And then it was suddenly summer and I had what seemed like eons of time off from the pressures of grad school. I had one more crit with a visiting artist that summer, Kara Walker, who couldn't figure out why I liked dead white guys any more than I could explain what it was about art that I was so in love with.

I felt awful, and worse, out of touch. That moment of that day killed something in me that needed to be killed. I went home and cried.

[ed. you can't feel bad for me here, I was an incredibly naive person, unaware of my own naivete, thinking it was some kind of secret knowledge.]

Untitled, 2005, 19 x 24 inches

I spent that summer making lots of paintings, reams upon reams of paintings on paper. And I thought all of that work was shit; horrible, awful, terrible things, an amazing amount of paintings, a whole new portfolio. Paintings I spat on, paintings I pissed on, paintings made from soap bubbles and ink, cartoon paintings, stuff I'd never made before. It was an awful summer of awkward growth.

Untitled, 2005, 19 x 24 inches

Untitled, 2005, 19 x 24 inches

I spent my second year at BC making what are probably the worst, ugliest paintings I've ever made, but I was making them as a free person, I discovered I was really good at making bad paintings, I was good at having bad ideas and I was really good at ugly. I had never let myself do that, I'd never really let go, I'd never let myself into my work in the way I did that semester, and the results were horrifying.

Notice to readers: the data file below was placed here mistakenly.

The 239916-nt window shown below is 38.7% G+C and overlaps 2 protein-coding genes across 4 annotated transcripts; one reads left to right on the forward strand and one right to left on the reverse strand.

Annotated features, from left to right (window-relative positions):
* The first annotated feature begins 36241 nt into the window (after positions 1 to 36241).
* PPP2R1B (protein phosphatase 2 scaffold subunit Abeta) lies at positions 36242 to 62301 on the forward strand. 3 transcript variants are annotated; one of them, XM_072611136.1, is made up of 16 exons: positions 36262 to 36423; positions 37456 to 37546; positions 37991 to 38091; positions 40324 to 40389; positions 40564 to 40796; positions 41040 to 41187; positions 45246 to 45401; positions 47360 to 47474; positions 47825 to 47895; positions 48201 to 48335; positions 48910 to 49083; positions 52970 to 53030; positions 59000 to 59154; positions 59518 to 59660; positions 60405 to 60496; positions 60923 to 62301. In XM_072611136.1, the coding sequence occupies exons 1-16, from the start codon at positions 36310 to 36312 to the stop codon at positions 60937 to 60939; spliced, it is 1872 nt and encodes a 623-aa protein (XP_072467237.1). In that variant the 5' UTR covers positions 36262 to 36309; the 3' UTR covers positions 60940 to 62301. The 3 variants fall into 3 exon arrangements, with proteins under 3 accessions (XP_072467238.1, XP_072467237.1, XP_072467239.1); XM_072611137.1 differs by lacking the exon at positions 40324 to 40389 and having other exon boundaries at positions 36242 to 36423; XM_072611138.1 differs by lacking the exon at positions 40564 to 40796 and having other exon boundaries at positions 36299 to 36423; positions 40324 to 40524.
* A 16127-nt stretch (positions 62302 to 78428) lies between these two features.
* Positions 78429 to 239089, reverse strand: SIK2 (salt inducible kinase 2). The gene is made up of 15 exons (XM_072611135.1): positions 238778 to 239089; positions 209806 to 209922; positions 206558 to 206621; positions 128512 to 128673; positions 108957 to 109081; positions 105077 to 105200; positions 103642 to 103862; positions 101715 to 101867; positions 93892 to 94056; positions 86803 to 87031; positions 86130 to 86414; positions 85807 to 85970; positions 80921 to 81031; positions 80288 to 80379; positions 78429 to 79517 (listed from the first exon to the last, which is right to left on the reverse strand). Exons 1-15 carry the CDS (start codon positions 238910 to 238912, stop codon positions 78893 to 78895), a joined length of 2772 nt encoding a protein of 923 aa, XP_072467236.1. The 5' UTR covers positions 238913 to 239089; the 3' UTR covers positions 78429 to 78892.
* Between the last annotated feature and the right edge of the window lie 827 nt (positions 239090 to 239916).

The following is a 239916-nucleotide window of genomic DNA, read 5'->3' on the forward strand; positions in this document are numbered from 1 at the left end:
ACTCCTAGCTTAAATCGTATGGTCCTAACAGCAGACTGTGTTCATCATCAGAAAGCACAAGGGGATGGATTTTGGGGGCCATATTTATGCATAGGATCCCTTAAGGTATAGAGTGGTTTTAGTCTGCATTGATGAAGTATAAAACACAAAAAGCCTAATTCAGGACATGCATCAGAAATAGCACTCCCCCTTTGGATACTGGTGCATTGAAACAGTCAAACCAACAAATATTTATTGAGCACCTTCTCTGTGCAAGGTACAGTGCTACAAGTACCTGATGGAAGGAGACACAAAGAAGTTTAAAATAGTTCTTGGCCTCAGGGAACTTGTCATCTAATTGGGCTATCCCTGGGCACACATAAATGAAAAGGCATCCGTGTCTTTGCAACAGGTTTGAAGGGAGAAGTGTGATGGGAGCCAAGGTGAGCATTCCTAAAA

Quadripples, 2006, 18 x 24 inches

So I just made ugly art for a few years. I remember my second year crit was nearly silent. Quite a few of the undergrad faculty who sit in on the crits couldn't figure out what had happened, or why. I had murdered something precious, my own “taste” I guess, whatever it was that was preventing me from speaking from my own experience. Fear was part of that thing I'd just killed, fear of making a bad painting, fear of saying the wrong thing, etc. The thing was I didn't even recognize my defense mechanism as fear, I was proud of that mechanism, or at least I had been.

Untitled, 2006, 48 x 56 inches

Dancing in the Show Tonight, 2006, 48 x 48 inches
I spent a lot of time in my second semester reading artforum from the 70's, I figured I'd go to at least one of the sources of the rhetoric I was hearing. I read Don Judd's reviews in Arts magazine, the ones he wrote about the scene around him. I discovered young Jerry Salz's paintings were heavily influenced by Jasper Johns. I realized why he had quit making art and began writing. I began actually liking a lot of stuff I'd rejected before, not just liking it but thinking critically about why it was made and why it might be important.

Dickheads, 2006, 48 x 48 inches

Best of all, for my own work, I did get comfortable with making ugly things, and those ugly things became less ugly to me, because I'd made them and I had discovered a way of owning the things I'd been afraid to make. Making work became a way of working through having my ass handed to me by Elizabeth Murray. I never want another person to tell me that my work doesn't need to exist, and I'll likely never have the opportunity to have someone tell me that again in my life. But that's what grad school is for.

Untitled, 2006, 48 x 48 inches

I remember saying one thing in that final crit, when the notion that the new paintings were less than pretty came about I remember answering “yes, and I should have been making paintings like this years ago”.

70 paintings titled individually, the work as a whole has no title, 2011 - 2012, 10 x 10 inches each (excepting the one that's 10 x 12 inches) photo by Sharon Butler.


Ravenna Taylor said...

Fantastic post; thank you. I'm going to share this ~

helen said...